[July 11, 2019] Leadership comes in many styles, and sometimes it hits you that even an occasional oddball style can work well if enough hard work and thinking are correctly applied. It reminds me of the time, as a young child, I was in a small mud pit with a bunch of other boys and a greased pig. Any boy catching the pig would get $20; a high motivating factor.
There was a bit of weirdness in this chaotic boy-mud-pig scene but trying to catch a greased pig teaches some valuable life’s lessons. I won’t cover them all but here are a few:
- Life is hard (harder if you’re stupid).
- You can’t get something for nothing.
- Stay focused on your objective.
- Avoid reckless people.
- Nothing beats a team to get the job done.
- Sometimes it takes more than hard work.1
- Control your emotions.
- Pigs in the mud are damn hard to catch and near impossible if greased.
“I learned long ago, never to wrestle with a pig. You get dirty, and besides, the pig likes it.” – George Bernard Shaw, Irish playwright, polemicist, and political activist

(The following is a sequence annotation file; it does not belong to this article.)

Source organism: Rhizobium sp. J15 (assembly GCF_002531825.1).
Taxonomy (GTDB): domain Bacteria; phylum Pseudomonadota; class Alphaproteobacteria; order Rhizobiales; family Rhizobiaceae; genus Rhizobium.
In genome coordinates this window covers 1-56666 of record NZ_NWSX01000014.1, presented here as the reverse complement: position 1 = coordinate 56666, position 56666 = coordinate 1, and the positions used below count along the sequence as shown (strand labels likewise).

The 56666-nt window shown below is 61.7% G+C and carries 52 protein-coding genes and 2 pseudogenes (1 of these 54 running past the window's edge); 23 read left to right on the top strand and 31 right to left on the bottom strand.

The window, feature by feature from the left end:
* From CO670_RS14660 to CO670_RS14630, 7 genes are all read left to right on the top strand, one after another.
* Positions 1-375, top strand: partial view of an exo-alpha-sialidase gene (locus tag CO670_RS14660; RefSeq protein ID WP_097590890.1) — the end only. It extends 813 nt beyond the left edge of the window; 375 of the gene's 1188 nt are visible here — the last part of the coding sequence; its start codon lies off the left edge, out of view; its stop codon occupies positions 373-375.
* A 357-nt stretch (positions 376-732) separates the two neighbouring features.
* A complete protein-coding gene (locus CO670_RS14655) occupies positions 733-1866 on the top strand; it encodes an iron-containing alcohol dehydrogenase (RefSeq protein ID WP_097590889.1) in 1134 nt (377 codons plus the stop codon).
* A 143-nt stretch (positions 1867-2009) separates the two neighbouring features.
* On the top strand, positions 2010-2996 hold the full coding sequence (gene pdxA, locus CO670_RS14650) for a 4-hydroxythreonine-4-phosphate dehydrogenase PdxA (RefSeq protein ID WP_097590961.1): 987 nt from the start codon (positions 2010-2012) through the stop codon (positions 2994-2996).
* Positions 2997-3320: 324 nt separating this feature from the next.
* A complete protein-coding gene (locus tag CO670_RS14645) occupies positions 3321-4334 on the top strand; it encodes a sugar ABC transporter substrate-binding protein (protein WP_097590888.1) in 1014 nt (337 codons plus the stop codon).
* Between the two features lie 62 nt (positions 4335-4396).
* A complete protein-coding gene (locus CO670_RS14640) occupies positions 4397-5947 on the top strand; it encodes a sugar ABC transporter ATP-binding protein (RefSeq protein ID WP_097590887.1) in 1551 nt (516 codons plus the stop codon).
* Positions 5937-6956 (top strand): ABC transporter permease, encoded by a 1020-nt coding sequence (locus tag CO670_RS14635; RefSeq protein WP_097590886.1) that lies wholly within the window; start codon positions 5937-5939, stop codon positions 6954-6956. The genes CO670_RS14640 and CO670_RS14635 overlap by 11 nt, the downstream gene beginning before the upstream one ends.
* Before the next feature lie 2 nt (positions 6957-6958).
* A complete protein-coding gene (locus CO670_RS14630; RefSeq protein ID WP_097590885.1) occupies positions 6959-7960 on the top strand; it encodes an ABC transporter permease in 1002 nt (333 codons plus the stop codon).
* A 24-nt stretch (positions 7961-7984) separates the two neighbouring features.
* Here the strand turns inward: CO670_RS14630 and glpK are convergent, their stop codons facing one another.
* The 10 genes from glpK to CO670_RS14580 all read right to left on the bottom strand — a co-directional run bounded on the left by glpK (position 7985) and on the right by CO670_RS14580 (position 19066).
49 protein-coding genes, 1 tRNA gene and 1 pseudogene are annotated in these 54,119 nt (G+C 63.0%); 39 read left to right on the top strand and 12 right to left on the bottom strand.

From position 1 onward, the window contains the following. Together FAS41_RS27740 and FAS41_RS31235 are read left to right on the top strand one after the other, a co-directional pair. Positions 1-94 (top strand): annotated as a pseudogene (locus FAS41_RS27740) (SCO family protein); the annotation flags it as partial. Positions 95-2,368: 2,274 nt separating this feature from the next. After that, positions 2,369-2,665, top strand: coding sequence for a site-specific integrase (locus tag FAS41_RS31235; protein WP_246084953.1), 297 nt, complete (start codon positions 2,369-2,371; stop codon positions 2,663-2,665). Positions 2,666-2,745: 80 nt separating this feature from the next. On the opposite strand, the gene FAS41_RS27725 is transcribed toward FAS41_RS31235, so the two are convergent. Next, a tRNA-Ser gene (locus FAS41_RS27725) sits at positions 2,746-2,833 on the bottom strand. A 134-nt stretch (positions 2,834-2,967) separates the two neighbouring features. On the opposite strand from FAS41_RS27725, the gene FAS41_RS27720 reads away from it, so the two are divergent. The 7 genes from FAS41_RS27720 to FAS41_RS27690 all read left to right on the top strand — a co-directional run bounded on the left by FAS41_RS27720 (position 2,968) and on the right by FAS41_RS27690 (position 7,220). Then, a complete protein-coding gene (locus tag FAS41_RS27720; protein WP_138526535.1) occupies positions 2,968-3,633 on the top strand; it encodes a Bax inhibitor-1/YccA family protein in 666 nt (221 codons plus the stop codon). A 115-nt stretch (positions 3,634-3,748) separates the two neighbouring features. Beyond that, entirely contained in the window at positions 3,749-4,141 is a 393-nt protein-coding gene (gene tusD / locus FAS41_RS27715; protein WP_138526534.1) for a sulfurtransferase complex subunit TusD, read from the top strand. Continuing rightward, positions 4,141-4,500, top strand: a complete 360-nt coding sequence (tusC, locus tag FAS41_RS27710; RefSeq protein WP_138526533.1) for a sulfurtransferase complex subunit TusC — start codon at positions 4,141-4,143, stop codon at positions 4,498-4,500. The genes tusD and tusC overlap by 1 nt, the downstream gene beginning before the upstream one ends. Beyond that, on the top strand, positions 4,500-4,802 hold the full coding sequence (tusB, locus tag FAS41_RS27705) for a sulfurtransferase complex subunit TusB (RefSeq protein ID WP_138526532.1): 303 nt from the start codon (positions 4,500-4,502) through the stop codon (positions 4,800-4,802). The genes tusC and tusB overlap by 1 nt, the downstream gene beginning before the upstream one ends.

Later in my military career, I often thought back to those times as a little boy and what were the specific events that had a profound influence on me and my leadership abilities. This was one of them. Frustration, anger, and eventually calm as I realized (albeit very slowly) that the point of the pig chase was to have fun, not to catch the pig.
Those who came to nearly catching the pig were only when two or more boys teamed up to corral the pig in a corner, then pounce all at once. Such a tactic came with risks. One boy broke his arm, and another had a long gash on his forehead. But I remember the chase and I’m sure others do too.
Getting mad solved nothing and made it more difficult to catch the pig. You had to remain calm, stay focused, and jump on the pig when the thing slowed down. I had my hands around him many times, but he just slipped away. Leaders often find themselves in such no-win situations. Sometimes the best thing they can do is muddle through, encourage others to maintain a good attitude, and learn from it.
I still believe no one ever caught a greased pig; it’s simply too difficult for young boys.